The firing of Peter Robb belies all the happy talk about unifying the country.
By Kimberley A. Strassel, Jan. 21, 2021 6:13 pm ET
** The “unity” lasted all of a couple of minutes. Then, hours after President Biden pledged in his inaugural address to show “tolerance and humility,” the brass knuckles came out.**
** One duster was aimed at Peter Robb, general counsel of the National Labor Relations Board. Within minutes of Mr. Biden’s swearing-in, and as the new president told the nation it needed to “be better,” the new White House delivered Mr. Robb an ultimatum: resign by 5 p.m., or be fired.**
** The general-counsel position is a Senate-confirmed four-year appointment at an independent agency; Mr. Robb had 10 months left in his term. No NLRB general counsel had ever been fired, and the Biden White House provided no cause for the action. Mr. Robb pointed all this out in a return letter and respectfully declined to step down. So Mr. Biden (“we must end this uncivil war”) canned him.**
** For four years, the media and Democrats cast every action of the Trump administration as something law-breaking or verging on a constitutional crisis. This week’s headlines, by contrast, were a mass media celebration of the return to “normalcy.” Mr. Biden ran on, and won on, a promise to restore norms to Washington.**
The Robb firing illustrates the falsehood of both those narratives. For all Mr. Trump’s bad manners, his administration’s actions were largely by the book. Mr. Trump never fired Richard Griffin, Barack Obama’s NLRB general counsel, who served nine months to the end of his term in 2017. For all the talk of Mr. Biden as the embodiment of gentlemanly politics, Democrats have no intention of playing by the rules. They intend to impose an agenda and won’t let a little thing like a 70-year-old precedent, or embarrassment over double standards, get in their way.
The Robb firing is an early indicator of Mr. Biden’s top priorities. Democrats rely on unions to get elected, and unions are therefore first in line to get rewarded. The most effective vehicle for that is the NLRB, which has sweeping power to enforce labor practices on companies across America. Mr. Obama used the NLRB to rig the rules so that unions could dominate workforces.
Mr. Biden nonetheless has a problem. The five-member NLRB currently has three Republicans and one Democrat. Even as Mr. Biden fills the empty position in coming weeks, he still won’t have control—and won’t likely get it until August of this year, when the term of GOP member William Emanuel expires. Mr. Biden is moving to install a powerful general counsel who will block, sabotage or undermine the board’s work until that time.
It is also an early indicator of Mr. Biden’s governing philosophy, which is straight out of the Obama playbook. The last Democratic president was so intent on rewarding labor bosses, he proved willing to break almost anything (including the Constitution) to do it. Mr. Obama was frustrated in 2012 that the Senate wouldn’t rubber-stamp his radical appointments to the NLRB. So in January he named three NLRB members as “recess” appointments. The problem? The Senate wasn’t in recess. The Supreme Court in 2014 unanimously declared those appointments void.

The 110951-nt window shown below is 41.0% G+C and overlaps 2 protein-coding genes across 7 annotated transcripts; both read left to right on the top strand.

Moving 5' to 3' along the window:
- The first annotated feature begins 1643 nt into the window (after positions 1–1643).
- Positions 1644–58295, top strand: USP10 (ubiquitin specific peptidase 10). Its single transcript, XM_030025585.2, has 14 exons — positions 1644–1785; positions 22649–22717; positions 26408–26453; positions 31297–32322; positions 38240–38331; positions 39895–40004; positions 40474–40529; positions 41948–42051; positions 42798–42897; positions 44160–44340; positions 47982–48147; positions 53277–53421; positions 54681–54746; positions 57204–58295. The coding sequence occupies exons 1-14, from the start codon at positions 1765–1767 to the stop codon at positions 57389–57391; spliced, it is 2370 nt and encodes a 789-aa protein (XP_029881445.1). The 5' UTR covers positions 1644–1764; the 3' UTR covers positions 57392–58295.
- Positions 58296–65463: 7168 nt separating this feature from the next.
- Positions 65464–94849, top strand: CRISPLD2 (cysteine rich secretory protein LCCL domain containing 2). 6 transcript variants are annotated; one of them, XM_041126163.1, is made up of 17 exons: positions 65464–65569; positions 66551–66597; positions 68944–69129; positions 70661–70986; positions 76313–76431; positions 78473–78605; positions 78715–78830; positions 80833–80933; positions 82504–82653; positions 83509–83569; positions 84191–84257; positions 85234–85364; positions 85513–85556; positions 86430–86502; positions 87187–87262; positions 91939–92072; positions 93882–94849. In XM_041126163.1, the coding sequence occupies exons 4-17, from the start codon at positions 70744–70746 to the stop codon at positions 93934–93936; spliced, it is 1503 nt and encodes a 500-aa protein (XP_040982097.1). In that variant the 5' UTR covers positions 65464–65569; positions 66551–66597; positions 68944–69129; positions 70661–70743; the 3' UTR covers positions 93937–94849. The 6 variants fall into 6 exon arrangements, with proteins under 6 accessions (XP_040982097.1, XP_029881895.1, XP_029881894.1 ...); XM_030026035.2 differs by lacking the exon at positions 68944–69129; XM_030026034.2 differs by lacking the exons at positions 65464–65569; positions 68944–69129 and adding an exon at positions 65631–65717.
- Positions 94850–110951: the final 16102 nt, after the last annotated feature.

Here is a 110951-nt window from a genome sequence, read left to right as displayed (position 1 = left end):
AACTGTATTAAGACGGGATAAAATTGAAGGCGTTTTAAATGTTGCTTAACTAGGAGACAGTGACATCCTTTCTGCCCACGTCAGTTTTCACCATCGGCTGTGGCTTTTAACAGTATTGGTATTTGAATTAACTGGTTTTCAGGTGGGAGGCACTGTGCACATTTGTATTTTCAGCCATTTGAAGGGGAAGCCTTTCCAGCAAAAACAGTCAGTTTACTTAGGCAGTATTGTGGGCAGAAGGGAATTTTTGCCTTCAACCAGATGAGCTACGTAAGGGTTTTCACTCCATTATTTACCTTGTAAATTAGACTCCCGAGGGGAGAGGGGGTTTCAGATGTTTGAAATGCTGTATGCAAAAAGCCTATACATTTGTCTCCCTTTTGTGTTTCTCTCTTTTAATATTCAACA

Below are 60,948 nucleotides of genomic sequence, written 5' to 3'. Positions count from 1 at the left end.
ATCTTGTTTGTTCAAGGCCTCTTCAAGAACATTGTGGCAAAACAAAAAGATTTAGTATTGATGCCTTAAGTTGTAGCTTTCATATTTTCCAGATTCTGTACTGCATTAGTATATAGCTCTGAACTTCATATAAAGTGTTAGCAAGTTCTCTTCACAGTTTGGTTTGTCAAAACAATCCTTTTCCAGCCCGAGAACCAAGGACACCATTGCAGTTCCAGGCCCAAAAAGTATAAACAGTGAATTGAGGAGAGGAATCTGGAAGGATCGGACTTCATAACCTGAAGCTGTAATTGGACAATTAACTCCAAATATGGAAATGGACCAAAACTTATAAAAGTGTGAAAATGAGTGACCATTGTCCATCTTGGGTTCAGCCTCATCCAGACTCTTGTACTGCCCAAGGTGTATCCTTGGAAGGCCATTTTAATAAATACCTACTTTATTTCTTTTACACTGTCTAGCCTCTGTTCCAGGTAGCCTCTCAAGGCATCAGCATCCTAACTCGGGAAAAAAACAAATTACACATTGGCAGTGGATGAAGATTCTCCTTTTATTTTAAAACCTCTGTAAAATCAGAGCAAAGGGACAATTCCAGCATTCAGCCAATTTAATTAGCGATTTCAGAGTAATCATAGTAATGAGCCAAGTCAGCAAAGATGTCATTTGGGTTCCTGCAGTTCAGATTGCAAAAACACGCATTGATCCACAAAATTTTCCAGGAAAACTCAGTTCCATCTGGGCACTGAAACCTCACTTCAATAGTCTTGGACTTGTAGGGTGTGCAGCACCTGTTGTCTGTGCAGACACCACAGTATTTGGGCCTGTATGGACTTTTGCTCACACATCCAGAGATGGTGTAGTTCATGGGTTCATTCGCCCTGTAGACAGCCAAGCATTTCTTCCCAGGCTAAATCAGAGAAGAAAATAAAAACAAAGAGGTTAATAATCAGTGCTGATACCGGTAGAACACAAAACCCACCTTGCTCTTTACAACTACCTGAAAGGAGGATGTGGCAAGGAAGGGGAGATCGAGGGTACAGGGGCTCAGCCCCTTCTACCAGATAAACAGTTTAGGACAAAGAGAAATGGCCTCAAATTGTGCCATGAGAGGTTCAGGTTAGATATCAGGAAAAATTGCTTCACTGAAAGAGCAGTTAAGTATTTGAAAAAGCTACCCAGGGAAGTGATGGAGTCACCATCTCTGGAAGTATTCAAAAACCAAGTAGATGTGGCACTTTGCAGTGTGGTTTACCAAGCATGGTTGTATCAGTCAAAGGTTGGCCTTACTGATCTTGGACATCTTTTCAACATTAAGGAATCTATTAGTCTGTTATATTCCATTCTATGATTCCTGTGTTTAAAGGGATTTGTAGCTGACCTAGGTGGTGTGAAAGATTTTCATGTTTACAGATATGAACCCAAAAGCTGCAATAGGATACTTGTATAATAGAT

Then there was the Obama acting NLRB general counsel, Lafe Solomon. Even after a lower court in 2013 declared the Obama appointments illegitimate, the NLRB continued to pump out pro-labor decisions. Mr. Solomon explained that these rulings were valid because he held a powerful and “independent” position—“appointed by the President and confirmed by the Senate.” That would be the same “independent” position that Mr. Biden just kneecapped in firing Mr. Robb. The new president can be forgiven for wanting his own people in office, but a little consistency would be nice.
It won’t be forthcoming, because the NLRB will be even more important to Mr. Biden than it was to Mr. Obama, given growing rifts in the labor community. The new president is under massive pressure from the progressive left, including many service unions, to act aggressively on climate. Yet his first-day executive action canceling the Keystone XL pipeline prompted a furious rebuke from blue-collar unions that are set to lose jobs. Mark McManus, general president of the United Association of Union Plumbers and Pipefitters scored Mr. Biden for listening to “the voices of fringe activists instead of union members.”
Control of the NLRB will allow Mr. Biden’ to soothe labor divisions by handing out sweeping rule changes that will benefit unions across the spectrum. Mr. Robb’s firing will likely be only the first of many exercises of raw power, many of which will likely make the Obama NLRB look tame.
The nation will soon be disillusioned. Mr. Biden is likely to continue speaking a lot of pretty words in coming months. What matters are his actions.
Write to kim@ wsj.com .